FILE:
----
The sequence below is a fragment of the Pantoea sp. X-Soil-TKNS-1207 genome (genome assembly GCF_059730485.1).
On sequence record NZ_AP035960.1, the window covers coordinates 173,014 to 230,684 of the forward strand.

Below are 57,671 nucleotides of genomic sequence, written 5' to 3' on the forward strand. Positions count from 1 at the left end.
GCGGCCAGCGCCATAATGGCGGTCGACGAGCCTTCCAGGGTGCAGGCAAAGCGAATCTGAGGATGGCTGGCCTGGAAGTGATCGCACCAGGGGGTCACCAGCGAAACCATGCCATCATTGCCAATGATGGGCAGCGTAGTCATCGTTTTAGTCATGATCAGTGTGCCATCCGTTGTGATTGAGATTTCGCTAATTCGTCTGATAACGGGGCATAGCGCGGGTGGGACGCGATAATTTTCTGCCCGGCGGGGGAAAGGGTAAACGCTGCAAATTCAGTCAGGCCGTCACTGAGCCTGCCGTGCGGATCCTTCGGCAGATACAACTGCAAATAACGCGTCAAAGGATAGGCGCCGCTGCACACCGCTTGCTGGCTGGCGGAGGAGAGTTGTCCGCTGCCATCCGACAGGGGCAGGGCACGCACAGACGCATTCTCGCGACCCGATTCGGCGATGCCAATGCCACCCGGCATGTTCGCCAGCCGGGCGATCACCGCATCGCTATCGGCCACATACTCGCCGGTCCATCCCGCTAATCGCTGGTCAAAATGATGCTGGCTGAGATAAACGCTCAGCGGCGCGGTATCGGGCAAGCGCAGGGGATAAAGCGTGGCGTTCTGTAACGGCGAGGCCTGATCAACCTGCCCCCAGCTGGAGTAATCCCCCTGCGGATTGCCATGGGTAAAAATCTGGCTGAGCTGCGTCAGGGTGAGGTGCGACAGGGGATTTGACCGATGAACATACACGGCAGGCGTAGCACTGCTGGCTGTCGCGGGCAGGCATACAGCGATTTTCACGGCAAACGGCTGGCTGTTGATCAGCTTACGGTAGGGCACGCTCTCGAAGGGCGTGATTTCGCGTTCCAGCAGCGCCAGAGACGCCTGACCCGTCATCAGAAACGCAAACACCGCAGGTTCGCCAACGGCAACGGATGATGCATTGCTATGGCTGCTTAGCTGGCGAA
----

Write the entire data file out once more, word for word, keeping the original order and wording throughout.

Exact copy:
The sequence below is a fragment of the Pantoea sp. X-Soil-TKNS-1207 genome (genome assembly GCF_059730485.1).
On sequence record NZ_AP035960.1, the window covers coordinates 173,014 to 230,684 of the forward strand.

Below are 57,671 nucleotides of genomic sequence, written 5' to 3' on the forward strand. Positions count from 1 at the left end.
GCGGCCAGCGCCATAATGGCGGTCGACGAGCCTTCCAGGGTGCAGGCAAAGCGAATCTGAGGATGGCTGGCCTGGAAGTGATCGCACCAGGGGGTCACCAGCGAAACCATGCCATCATTGCCAATGATGGGCAGCGTAGTCATCGTTTTAGTCATGATCAGTGTGCCATCCGTTGTGATTGAGATTTCGCTAATTCGTCTGATAACGGGGCATAGCGCGGGTGGGACGCGATAATTTTCTGCCCGGCGGGGGAAAGGGTAAACGCTGCAAATTCAGTCAGGCCGTCACTGAGCCTGCCGTGCGGATCCTTCGGCAGATACAACTGCAAATAACGCGTCAAAGGATAGGCGCCGCTGCACACCGCTTGCTGGCTGGCGGAGGAGAGTTGTCCGCTGCCATCCGACAGGGGCAGGGCACGCACAGACGCATTCTCGCGACCCGATTCGGCGATGCCAATGCCACCCGGCATGTTCGCCAGCCGGGCGATCACCGCATCGCTATCGGCCACATACTCGCCGGTCCATCCCGCTAATCGCTGGTCAAAATGATGCTGGCTGAGATAAACGCTCAGCGGCGCGGTATCGGGCAAGCGCAGGGGATAAAGCGTGGCGTTCTGTAACGGCGAGGCCTGATCAACCTGCCCCCAGCTGGAGTAATCCCCCTGCGGATTGCCATGGGTAAAAATCTGGCTGAGCTGCGTCAGGGTGAGGTGCGACAGGGGATTTGACCGATGAACATACACGGCAGGCGTAGCACTGCTGGCTGTCGCGGGCAGGCATACAGCGATTTTCACGGCAAACGGCTGGCTGTTGATCAGCTTACGGTAGGGCACGCTCTCGAAGGGCGTGATTTCGCGTTCCAGCAGCGCCAGAGACGCCTGACCCGTCATCAGAAACGCAAACACCGCAGGTTCGCCAACGGCAACGGATGATGCATTGCTATGGCTGCTTAGCTGGCGAA